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College Degree vs. Skill Set

by denise knight 4 years ago in student

Does a college degree guarantee success?

South African anti-apartheid revolutionary, Nelson Mandela, has been attributed to saying, "Education is the most powerful weapon which you can use to change the world". (Strauss, 2013). Not many would argue with this statement; however, what is meant by the term "education" could be debated. The google dictionary defines education as "the process of receiving or giving systematic instruction, especially at a school or university". The exact same source also defines education as "an enlightening experience". Dictionary.com defines education as "the act or process of imparting or acquiring particular knowledge or skills, as for a profession". As one can see, there are many variations of the definition of education. Just as numerous are the avenues deemed acceptable for attaining a proper education. Education is key to success; education is key to changing the world.

The conflict with education comes into play as one entity insists their mode of education is superior to another. For example, students are indoctrinated from elementary grades to believe that a college degree is the only, or at least the superior, prosperous route to success. The messages are sent and received as high school students flock to colleges each year. The messages include: college graduates make more money, they are more successful in personal lives, and they are more influential in their world. However, this is not always the case.

Here are some facts pointing to the negative aspects of earning a college degree:

  1. "Student loan debt. It’s one stat that is currently gripping the nation at a hefty $1.4+ trillion. It’s got plenty of people worried including students, graduates, parents, employers, and politicians alike. Well, it is not to be understated to say the least; in fact, it is the second leading form of debt in the United States behind mortgage debt". (Cloud, 2016).
  2. Even if a college graduate lands a high paying job, many have 6 figure student loan debt and will spend years paying that debt off instead of accumulating wealth.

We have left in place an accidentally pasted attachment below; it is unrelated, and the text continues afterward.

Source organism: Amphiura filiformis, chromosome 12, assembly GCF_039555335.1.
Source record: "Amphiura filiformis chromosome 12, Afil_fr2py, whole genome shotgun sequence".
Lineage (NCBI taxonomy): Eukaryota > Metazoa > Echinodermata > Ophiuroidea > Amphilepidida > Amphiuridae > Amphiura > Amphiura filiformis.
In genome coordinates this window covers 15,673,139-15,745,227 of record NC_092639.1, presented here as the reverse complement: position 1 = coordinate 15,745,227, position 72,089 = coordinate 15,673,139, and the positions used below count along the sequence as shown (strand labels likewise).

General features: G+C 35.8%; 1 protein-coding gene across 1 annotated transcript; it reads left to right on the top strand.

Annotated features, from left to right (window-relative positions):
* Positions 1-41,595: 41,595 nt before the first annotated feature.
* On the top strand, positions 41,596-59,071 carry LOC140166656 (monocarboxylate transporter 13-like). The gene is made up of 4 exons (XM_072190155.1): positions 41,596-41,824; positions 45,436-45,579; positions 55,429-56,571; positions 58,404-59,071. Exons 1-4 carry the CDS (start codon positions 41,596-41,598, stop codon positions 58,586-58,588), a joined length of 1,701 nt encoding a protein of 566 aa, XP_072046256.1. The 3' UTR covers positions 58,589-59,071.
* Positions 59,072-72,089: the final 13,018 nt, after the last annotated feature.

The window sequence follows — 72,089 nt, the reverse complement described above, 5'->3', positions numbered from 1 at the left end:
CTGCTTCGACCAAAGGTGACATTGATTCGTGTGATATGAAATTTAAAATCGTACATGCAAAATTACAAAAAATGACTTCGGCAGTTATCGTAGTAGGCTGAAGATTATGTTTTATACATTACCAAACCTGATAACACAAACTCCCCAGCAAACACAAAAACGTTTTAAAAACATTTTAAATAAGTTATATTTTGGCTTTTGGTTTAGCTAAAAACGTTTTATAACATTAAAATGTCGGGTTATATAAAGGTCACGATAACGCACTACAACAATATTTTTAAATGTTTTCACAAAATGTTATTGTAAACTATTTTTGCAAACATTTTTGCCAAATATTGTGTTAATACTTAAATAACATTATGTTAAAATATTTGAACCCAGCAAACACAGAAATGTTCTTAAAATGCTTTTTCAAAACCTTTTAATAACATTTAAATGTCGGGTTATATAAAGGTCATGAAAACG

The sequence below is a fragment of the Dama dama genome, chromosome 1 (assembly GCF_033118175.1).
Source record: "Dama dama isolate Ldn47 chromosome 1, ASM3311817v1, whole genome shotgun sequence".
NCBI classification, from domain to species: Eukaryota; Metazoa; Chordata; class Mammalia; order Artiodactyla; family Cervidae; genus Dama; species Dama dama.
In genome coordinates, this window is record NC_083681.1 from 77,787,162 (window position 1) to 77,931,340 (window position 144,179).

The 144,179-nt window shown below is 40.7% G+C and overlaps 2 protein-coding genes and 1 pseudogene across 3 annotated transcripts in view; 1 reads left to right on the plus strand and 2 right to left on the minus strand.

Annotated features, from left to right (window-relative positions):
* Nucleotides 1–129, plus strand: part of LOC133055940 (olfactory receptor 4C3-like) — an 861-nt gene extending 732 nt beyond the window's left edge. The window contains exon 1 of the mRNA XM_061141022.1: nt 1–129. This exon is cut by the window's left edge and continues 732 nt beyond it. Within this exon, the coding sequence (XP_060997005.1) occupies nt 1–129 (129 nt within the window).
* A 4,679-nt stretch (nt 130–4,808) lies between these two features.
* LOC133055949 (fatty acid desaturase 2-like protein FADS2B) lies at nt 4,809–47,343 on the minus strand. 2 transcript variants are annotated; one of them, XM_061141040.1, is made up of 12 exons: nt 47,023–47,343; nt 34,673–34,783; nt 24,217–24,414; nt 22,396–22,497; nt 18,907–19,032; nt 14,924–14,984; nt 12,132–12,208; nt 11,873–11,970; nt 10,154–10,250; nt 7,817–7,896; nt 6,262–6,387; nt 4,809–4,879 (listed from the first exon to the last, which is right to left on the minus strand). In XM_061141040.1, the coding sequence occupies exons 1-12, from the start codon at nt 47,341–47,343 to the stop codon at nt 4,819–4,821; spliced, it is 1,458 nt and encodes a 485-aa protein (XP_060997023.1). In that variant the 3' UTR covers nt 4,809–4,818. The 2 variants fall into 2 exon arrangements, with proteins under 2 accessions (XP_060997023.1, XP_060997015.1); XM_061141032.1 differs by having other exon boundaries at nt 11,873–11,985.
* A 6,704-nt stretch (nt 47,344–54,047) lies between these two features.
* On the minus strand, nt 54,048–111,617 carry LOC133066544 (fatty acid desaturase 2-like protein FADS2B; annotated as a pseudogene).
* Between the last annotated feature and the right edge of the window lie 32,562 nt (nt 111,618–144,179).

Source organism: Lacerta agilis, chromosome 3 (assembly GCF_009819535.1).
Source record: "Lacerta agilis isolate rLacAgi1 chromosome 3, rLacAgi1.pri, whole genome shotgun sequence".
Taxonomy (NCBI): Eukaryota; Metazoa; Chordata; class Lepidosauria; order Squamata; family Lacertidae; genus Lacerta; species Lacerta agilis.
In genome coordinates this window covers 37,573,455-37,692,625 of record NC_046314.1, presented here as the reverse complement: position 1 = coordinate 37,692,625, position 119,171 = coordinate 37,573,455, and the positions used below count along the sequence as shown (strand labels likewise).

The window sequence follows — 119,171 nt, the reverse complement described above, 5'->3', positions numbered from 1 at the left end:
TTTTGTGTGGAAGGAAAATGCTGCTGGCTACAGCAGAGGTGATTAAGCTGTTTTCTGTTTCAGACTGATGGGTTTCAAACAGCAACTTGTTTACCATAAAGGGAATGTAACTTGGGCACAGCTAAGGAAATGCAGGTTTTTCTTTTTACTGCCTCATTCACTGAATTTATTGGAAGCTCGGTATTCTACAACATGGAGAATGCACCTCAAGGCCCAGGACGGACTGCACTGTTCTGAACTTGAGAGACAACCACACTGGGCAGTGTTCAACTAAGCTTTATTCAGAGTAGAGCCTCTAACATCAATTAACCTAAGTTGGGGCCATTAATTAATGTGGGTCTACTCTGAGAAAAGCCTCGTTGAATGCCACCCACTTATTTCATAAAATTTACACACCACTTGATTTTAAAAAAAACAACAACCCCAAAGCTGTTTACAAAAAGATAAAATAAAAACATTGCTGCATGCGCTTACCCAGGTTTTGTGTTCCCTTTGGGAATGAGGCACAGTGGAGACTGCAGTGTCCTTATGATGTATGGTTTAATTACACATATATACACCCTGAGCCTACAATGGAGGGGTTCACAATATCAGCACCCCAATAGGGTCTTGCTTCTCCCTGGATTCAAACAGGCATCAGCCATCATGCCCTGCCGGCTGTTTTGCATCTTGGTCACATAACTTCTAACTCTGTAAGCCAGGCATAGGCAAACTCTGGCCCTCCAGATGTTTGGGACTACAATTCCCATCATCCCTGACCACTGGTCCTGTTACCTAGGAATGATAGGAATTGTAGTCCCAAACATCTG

3. It is becoming evident that skills are more important than degrees. A "survey conducted by Gallup on behalf of the Lumina Foundation found that only 9% of business leaders consider where a job applicant went to school to be "very important." Rather, the amount of industry knowledge that person possessed was overwhelmingly most important, at 84%, followed closely by the candidate's job skills at 79%." (Bond, 2015).
  4. When college graduates apply for jobs, employers overwhelmingly look for work experience rather than college degrees. "Right now, there are a hundred and nineteen thousand US-based developer job openings that mention experience". (Larson, 2015).

Self-education, skills training, and work experience cost much less and are usually more emotionally and mentally rewarding. While there are some jobs in which a college degree is absolutely necessary (doctor, engineer, scientist), there are others where self-education and skills training will open doors into the desired field.

The venue one utilizes to enter a career field must be a personal decision and must be based on what is best for each individual. One must be careful not to allow society or the experts to manipulate them into jumping on the college bandwagon if they would prefer another mode of education.

References

Bond, Casey (2015). Why college isn't worth the money. FORBES. Retrieved from: https://www.forbes.com/sites/caseybond/2015/09/04/why-college-isnt-worth-the-money/#4202540e653d

Cloud, Drew (2016). Student loan debt statistics 2017. THE STUDENT LOAN REPORT. Retrieved from: https://studentloans.net/student-loan-debt-statistics/

Larson, Quincy (2015). Data Shows Tech Employers Are Looking For Experience Over Education. FORBES. Retrieved from: https://www.forbes.com/sites/quora/2016/09/15/data-shows-tech-employers-are-looking-for-experience-over-education/#cd2a48e719c7

Strauss, Valerie (2013). Nelson Mandela on the power of education. THE WASHINGTON POST. Retrieved from: https://www.washingtonpost.com/news/answer-sheet/wp/2013/12/05/nelson-mandelas-famous-quote-on-education/?utm_term=.c222ee240bd8

student

denise knight

wife, homeschool mom, author, musician, educator, and counselor

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